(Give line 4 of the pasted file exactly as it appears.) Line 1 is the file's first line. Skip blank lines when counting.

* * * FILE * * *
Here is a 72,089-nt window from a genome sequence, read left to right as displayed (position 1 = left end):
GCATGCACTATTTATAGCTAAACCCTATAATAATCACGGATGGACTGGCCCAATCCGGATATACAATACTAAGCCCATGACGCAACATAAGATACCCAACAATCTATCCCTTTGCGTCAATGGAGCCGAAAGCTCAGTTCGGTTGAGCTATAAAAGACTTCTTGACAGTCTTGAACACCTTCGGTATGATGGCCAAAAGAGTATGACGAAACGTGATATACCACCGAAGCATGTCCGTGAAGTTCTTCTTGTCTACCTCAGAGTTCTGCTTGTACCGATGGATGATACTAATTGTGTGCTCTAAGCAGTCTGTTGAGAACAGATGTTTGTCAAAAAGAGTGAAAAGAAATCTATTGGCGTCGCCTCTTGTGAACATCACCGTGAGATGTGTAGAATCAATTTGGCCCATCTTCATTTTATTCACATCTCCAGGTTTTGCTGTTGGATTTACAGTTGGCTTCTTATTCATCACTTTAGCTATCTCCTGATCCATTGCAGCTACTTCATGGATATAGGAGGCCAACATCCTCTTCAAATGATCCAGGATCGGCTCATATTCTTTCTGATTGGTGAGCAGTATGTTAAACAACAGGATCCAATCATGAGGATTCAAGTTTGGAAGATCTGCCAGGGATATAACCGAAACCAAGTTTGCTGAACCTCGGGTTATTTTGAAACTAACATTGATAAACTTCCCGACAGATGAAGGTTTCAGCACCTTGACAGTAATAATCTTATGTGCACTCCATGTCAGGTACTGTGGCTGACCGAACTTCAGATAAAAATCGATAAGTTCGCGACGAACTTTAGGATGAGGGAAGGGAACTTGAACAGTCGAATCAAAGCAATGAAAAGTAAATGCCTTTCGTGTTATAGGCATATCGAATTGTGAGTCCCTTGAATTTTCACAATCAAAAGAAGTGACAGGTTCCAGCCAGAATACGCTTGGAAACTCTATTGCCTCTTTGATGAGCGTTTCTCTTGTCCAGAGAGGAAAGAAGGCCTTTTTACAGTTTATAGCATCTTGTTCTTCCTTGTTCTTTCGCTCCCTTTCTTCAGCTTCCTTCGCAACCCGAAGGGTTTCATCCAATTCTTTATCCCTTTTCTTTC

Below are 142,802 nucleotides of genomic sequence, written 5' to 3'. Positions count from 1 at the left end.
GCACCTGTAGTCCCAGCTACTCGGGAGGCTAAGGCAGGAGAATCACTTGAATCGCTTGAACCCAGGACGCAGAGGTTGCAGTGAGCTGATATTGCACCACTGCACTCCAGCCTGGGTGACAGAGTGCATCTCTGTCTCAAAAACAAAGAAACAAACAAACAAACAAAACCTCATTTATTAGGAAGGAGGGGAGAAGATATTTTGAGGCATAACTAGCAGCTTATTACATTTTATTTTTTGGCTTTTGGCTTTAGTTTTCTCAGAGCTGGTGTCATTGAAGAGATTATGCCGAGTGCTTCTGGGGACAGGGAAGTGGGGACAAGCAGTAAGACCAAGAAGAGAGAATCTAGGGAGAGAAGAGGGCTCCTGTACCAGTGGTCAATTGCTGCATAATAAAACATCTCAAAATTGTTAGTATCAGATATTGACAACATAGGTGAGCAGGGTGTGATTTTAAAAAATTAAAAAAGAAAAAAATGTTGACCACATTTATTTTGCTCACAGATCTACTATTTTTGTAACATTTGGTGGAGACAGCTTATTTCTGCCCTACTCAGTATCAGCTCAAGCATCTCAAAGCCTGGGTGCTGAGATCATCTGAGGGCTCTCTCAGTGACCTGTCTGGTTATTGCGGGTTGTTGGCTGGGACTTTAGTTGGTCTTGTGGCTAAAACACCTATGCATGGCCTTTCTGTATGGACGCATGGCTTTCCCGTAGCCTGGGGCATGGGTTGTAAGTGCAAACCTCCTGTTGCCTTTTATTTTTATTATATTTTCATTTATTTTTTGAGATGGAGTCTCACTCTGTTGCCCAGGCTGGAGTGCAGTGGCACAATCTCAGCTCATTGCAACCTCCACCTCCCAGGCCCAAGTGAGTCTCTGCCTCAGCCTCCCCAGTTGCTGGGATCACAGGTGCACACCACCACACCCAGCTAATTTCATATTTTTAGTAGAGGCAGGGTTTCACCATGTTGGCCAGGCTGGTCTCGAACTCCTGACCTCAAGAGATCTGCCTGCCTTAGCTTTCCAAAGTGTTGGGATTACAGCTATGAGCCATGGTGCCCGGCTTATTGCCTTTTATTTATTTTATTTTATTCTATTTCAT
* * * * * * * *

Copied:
GCACCTGTAGTCCCAGCTACTCGGGAGGCTAAGGCAGGAGAATCACTTGAATCGCTTGAACCCAGGACGCAGAGGTTGCAGTGAGCTGATATTGCACCACTGCACTCCAGCCTGGGTGACAGAGTGCATCTCTGTCTCAAAAACAAAGAAACAAACAAACAAACAAAACCTCATTTATTAGGAAGGAGGGGAGAAGATATTTTGAGGCATAACTAGCAGCTTATTACATTTTATTTTTTGGCTTTTGGCTTTAGTTTTCTCAGAGCTGGTGTCATTGAAGAGATTATGCCGAGTGCTTCTGGGGACAGGGAAGTGGGGACAAGCAGTAAGACCAAGAAGAGAGAATCTAGGGAGAGAAGAGGGCTCCTGTACCAGTGGTCAATTGCTGCATAATAAAACATCTCAAAATTGTTAGTATCAGATATTGACAACATAGGTGAGCAGGGTGTGATTTTAAAAAATTAAAAAAGAAAAAAATGTTGACCACATTTATTTTGCTCACAGATCTACTATTTTTGTAACATTTGGTGGAGACAGCTTATTTCTGCCCTACTCAGTATCAGCTCAAGCATCTCAAAGCCTGGGTGCTGAGATCATCTGAGGGCTCTCTCAGTGACCTGTCTGGTTATTGCGGGTTGTTGGCTGGGACTTTAGTTGGTCTTGTGGCTAAAACACCTATGCATGGCCTTTCTGTATGGACGCATGGCTTTCCCGTAGCCTGGGGCATGGGTTGTAAGTGCAAACCTCCTGTTGCCTTTTATTTTTATTATATTTTCATTTATTTTTTGAGATGGAGTCTCACTCTGTTGCCCAGGCTGGAGTGCAGTGGCACAATCTCAGCTCATTGCAACCTCCACCTCCCAGGCCCAAGTGAGTCTCTGCCTCAGCCTCCCCAGTTGCTGGGATCACAGGTGCACACCACCACACCCAGCTAATTTCATATTTTTAGTAGAGGCAGGGTTTCACCATGTTGGCCAGGCTGGTCTCGAACTCCTGACCTCAAGAGATCTGCCTGCCTTAGCTTTCCAAAGTGTTGGGATTACAGCTATGAGCCATGGTGCCCGGCTTATTGCCTTTTATTTATTTTATTTTATTCTATTTCAT